Top CPG companies are looking into their crystal balls holding a number of hopes for the future of supply chains and the impact of supply chain technology trends. However, there are many scenarios — best case, and worse — they’ll also be prepping for as they forge ahead.
One thing is for sure though: Past mistakes and forces beyond their control have made it imperative to build a more resilient, agile, and robust supply chain of the future.
Supply chains have a tough time weathering volatility and are vulnerable to domino effects. Many of us will remember the Suez Canal Blockage of 2021, when a single vessel blocked a key trading artery, leading to a staggering $60 billion worth of trade getting thrown into disarray and delay. In this sense, the biggest threat to the functioning of the future supply chain is anything that contributes to disruption on a global scale.
Looking ahead, John Harmon, senior analyst at Coresight Research, says the top issues of the future will be political in nature, along with manmade shortages: “Geopolitical issues such as the U.S.’s blocking of the shipment of advanced semiconductor manufacturing equipment to China will play a role. There is also the challenge that chipmakers are financially motivated to build factories with state-of-the-art equipment, rather than prior-generation equipment, which could create shortages of these simpler chips as the electrification of consumer goods grows.”
Disconnected data also has the potential to undermine companies’ ability to produce high-quality goods, a particular pain point for consumer goods companies.
“This disconnectivity can create supply chain delays, unplanned supplier changes, or missed deadlines, all of which impact not only the quality of the customer experience but the quality of the products,” shares Ara Surenian, VP product management at Plex by Rockwell Automation. In fact, almost half (45%) of companies list quality as the motivator for digital transformation and prioritize connected data through adopting automation-enabling smart manufacturing technology, according to Plex.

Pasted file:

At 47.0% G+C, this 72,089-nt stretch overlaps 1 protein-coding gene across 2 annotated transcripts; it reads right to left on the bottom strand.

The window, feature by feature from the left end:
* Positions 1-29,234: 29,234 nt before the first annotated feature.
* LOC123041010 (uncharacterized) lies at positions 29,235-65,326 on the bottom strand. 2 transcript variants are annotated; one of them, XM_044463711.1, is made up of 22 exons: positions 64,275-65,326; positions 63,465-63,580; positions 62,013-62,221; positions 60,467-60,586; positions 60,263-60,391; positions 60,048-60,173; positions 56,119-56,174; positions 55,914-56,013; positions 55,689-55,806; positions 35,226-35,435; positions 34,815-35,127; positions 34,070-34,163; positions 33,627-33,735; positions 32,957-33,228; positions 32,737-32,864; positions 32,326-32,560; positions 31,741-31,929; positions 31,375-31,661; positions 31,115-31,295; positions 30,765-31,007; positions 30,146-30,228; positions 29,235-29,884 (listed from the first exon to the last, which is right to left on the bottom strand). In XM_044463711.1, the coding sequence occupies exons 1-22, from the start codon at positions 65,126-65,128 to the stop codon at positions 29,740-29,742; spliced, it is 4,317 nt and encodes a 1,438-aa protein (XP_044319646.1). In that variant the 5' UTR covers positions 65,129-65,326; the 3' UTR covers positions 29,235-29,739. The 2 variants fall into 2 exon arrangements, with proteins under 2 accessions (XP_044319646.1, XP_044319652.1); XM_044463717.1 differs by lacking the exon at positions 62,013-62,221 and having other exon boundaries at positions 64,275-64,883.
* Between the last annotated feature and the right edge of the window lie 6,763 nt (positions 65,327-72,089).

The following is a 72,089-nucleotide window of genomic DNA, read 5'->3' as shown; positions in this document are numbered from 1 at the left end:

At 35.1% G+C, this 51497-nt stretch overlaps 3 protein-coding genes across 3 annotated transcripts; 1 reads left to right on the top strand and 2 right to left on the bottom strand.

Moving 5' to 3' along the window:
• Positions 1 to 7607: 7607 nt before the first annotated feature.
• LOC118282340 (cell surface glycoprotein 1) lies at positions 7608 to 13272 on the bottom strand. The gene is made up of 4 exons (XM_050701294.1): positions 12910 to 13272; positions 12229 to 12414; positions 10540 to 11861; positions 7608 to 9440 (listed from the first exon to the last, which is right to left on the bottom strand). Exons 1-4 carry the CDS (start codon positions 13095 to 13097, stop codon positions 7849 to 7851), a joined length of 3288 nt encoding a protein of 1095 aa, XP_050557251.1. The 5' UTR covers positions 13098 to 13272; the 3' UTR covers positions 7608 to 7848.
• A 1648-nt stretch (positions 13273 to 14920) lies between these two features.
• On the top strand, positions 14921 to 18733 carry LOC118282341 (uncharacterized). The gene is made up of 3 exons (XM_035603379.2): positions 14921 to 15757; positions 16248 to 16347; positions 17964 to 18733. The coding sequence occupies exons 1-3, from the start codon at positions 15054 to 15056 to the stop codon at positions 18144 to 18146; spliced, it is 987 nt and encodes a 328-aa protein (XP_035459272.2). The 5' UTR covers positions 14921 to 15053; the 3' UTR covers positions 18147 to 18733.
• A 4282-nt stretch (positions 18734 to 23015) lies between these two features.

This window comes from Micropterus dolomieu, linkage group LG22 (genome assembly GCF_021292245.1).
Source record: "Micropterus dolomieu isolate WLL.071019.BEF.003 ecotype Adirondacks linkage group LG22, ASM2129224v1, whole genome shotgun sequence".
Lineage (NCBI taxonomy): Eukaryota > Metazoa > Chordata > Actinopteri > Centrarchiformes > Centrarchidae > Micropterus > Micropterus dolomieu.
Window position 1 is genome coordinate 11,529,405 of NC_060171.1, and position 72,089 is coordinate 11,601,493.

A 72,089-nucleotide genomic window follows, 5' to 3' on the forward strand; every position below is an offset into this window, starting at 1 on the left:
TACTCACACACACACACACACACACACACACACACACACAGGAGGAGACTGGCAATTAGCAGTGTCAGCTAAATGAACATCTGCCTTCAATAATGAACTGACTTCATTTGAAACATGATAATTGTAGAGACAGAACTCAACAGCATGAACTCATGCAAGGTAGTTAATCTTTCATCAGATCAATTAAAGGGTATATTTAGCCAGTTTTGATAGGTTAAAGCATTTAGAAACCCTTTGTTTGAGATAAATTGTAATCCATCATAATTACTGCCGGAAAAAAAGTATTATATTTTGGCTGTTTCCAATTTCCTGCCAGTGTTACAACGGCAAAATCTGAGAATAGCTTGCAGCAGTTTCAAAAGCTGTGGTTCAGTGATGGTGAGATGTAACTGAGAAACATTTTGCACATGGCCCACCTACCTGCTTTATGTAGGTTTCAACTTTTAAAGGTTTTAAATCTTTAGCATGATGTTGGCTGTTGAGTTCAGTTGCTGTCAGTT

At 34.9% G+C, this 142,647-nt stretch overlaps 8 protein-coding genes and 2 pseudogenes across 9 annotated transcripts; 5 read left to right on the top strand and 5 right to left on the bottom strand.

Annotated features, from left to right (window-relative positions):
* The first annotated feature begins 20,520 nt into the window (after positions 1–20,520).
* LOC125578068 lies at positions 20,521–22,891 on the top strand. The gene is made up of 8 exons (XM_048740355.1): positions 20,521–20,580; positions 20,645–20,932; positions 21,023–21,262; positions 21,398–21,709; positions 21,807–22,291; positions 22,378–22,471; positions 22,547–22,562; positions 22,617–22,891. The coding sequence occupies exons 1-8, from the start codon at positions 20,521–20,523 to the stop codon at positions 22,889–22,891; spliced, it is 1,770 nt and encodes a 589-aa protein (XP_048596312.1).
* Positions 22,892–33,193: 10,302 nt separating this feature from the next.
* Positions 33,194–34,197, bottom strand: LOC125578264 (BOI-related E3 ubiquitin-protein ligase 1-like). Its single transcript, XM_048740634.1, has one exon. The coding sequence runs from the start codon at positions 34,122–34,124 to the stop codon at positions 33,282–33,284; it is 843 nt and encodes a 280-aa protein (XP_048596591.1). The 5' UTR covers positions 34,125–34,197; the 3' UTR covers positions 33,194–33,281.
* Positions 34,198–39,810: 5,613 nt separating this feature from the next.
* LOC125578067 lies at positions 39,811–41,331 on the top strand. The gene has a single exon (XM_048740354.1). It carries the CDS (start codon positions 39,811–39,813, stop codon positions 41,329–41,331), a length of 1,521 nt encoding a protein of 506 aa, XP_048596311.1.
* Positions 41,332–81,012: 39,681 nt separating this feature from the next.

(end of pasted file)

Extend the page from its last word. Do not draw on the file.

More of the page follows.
Agility — underpinned by a robust data infrastructure — will be crucial. Mahesh Rajasekharan, Cleo CEO, puts it frankly: “If your supply chain continues to lack fluidity of information, real-time actionable insights won’t be available to you. And without an ecosystem-first integration-driven supply chain supporting your business, you’ll miss out on opportunities to beat your competition.”
Although digital supply chain management will continue to fashion a new-look ecosystem with a more autonomous supply chain, the people driving these systems will be increasingly important.
“Talent and supply chain success go hand in hand,” notes Douglas Kent, EVP of strategy and alliances at the Association for Supply Chain Management (ASCM). “It’s critical we foster new generations of supply chain talent and train and upskill logistics and manufacturing professionals to use digital tools and adapt to adverse events and fluctuating market trends.”
More specifically, experts point to diversification as a North Star for supply chain leaders. As geopolitical risks cast a long shadow, many CPG companies will aim to regionalize their networks to be less vulnerable.
“The best way to mitigate that risk is to diversify supply chains away from a single source to ensure any unforeseen impact to one manufacturing hub doesn’t shut down the company’s operations,” says Mike Graziano, consumer products senior analyst with RSM US.
Shifting the timeline back to the present, experts are making a number of supply chain predictions for 2023. Looking at the bigger picture, the focus remains on recasting the supply chain as a centralized backbone of value creation and breaking down silos.
Cleo’s Rajasekharan says this convergence is already happening but needs to continue. This involves identifying broken functional silos within a consumer goods company and developing ways to reconstruct them to yield end-to-end business processes that span, synchronize, and optimize across different traditional functional domains under an “ecosystem-first” perspective, he shares.
Lofty-seeming goals surrounding sustainability and digital transformation are not out of the question, says Tom Madrecki, VP of supply chain at Consumer Brands Association, “but this isn’t just about envisioning supply chain as an efficiency engine — the future state of the supply chain will power revenue growth and separate top-tier vs. mid-tier consumer goods manufacturers.”